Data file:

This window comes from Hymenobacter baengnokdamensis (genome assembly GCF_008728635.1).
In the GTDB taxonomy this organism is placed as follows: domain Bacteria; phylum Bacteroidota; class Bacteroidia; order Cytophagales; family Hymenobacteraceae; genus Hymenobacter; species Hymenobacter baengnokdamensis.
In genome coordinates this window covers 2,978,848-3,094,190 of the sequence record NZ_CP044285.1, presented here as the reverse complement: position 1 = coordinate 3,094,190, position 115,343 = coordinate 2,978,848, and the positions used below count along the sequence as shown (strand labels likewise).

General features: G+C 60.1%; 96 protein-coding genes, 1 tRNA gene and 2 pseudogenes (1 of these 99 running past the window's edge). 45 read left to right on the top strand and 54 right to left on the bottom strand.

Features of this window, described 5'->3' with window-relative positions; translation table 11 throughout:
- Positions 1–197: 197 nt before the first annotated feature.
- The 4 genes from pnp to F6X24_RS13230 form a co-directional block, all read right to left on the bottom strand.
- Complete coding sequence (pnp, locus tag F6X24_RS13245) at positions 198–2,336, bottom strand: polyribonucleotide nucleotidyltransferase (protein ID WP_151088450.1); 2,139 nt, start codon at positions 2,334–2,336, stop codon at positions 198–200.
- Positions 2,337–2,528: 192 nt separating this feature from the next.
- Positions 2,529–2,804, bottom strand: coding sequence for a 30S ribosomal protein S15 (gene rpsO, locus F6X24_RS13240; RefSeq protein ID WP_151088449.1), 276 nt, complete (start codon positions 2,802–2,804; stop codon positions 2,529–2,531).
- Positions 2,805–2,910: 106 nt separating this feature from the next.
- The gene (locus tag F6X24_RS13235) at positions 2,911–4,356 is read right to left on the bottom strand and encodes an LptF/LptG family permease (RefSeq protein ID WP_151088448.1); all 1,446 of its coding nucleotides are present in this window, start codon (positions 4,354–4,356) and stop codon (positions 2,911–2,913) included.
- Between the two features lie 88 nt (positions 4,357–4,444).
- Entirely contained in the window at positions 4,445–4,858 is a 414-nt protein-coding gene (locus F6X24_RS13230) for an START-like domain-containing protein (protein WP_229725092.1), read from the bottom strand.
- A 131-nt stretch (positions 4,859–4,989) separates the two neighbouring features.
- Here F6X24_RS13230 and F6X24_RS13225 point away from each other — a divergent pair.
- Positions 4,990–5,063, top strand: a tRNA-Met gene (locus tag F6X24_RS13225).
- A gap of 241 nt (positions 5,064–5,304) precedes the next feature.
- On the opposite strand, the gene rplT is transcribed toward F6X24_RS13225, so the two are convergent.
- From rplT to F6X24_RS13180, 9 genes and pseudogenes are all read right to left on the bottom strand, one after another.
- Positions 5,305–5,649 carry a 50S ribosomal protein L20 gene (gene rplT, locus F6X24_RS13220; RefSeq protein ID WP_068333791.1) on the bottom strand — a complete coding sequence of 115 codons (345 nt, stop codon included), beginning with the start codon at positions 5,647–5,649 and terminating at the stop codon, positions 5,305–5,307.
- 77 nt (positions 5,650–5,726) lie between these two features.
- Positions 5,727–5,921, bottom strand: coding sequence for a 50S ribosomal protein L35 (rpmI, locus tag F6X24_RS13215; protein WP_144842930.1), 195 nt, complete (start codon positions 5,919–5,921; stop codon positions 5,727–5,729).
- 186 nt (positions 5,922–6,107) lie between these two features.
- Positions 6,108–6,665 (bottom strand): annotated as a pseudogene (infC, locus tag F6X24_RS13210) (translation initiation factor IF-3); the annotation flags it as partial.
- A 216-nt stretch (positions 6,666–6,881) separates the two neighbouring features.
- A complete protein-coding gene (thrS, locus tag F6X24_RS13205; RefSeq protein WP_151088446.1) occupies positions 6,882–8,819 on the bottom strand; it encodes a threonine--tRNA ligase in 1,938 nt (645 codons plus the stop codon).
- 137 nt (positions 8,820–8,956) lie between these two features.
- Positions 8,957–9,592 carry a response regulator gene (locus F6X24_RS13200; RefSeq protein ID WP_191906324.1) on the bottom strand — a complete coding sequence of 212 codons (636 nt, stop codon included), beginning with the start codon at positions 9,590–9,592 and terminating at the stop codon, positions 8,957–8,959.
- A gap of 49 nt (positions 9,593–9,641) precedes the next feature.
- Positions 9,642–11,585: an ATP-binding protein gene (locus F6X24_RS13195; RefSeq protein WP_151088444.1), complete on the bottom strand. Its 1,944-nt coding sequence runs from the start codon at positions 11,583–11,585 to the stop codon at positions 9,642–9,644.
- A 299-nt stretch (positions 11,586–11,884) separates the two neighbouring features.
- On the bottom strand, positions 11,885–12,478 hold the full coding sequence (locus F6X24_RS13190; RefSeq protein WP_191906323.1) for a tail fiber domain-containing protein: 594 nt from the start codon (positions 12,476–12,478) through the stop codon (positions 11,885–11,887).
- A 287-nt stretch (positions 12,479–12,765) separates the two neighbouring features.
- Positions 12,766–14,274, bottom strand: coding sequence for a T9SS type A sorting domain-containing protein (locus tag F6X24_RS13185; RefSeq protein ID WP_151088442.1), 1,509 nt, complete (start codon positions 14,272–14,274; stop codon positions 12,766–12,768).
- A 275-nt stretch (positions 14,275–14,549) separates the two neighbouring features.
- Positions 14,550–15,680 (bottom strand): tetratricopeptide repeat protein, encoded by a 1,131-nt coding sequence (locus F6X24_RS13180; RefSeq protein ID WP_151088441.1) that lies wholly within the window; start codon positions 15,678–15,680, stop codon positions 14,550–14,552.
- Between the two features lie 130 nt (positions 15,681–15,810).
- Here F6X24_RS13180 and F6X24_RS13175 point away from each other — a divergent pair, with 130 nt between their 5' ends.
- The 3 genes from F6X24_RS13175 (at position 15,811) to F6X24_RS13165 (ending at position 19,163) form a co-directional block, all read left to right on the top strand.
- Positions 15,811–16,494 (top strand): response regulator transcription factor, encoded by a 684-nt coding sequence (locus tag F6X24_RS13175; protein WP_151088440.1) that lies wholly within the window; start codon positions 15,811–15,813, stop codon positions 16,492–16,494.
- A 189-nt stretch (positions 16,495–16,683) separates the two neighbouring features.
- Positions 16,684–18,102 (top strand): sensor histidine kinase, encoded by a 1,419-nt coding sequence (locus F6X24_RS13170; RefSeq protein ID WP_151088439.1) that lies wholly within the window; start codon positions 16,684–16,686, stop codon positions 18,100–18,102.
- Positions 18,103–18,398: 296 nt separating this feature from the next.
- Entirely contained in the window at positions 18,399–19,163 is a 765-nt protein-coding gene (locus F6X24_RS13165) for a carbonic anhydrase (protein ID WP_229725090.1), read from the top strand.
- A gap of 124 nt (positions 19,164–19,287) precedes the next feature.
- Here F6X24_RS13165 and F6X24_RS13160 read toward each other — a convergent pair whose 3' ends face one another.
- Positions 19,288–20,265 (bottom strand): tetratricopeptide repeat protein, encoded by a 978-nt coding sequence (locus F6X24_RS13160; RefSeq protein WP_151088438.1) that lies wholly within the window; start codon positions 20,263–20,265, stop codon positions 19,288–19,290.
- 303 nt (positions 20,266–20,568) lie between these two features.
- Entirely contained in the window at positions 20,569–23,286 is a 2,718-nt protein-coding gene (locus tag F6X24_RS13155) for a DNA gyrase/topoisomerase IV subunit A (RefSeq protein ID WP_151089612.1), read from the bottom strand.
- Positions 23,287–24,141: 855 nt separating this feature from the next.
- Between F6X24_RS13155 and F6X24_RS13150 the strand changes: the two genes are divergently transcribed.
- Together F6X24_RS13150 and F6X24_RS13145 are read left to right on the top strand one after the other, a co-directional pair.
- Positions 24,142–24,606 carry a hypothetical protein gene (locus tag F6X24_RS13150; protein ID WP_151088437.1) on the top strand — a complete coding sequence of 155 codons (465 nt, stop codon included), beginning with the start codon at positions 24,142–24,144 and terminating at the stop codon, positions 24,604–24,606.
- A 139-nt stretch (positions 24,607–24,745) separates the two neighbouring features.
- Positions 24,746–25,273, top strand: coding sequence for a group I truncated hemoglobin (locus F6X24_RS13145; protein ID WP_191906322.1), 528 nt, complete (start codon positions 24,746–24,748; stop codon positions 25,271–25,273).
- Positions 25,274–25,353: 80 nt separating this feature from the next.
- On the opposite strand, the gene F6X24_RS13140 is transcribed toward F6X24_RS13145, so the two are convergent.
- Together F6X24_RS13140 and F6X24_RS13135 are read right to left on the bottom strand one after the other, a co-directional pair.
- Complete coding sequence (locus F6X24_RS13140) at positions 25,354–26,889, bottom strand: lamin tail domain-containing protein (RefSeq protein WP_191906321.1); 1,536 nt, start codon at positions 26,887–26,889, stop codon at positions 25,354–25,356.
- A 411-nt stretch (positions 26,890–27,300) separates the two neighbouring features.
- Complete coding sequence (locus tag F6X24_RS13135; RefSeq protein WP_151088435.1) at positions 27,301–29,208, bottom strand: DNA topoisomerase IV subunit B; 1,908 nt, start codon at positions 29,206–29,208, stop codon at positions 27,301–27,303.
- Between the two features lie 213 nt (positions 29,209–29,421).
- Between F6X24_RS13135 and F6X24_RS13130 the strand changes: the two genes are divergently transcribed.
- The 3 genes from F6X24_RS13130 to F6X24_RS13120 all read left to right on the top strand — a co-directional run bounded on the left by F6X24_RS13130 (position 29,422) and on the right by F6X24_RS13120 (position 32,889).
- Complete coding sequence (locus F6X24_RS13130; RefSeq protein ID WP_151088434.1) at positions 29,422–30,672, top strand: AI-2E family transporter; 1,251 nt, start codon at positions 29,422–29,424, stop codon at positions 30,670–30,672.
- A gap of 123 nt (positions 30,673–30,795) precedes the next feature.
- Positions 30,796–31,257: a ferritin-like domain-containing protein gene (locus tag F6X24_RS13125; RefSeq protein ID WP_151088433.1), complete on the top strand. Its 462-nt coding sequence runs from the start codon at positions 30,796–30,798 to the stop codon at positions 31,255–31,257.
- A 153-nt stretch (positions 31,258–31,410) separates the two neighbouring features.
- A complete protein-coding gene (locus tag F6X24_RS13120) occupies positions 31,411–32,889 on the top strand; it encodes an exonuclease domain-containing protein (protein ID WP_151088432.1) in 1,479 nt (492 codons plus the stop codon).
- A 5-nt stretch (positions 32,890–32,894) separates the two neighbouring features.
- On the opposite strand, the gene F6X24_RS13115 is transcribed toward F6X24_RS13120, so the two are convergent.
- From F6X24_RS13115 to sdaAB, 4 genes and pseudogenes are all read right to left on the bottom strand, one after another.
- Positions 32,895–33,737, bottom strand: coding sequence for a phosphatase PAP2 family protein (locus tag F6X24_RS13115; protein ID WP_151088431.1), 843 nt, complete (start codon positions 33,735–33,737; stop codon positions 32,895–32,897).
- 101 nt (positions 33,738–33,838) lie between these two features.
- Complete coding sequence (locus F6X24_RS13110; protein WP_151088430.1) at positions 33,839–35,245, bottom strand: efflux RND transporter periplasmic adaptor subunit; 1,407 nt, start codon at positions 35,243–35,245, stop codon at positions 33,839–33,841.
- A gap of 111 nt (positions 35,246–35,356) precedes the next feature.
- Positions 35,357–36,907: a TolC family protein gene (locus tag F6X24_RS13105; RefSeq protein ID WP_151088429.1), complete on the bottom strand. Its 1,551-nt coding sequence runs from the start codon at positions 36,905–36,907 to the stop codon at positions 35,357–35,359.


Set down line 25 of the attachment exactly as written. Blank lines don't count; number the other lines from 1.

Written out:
- Positions 6,108–6,665 (bottom strand): annotated as a pseudogene (infC, locus tag F6X24_RS13210) (translation initiation factor IF-3); the annotation flags it as partial.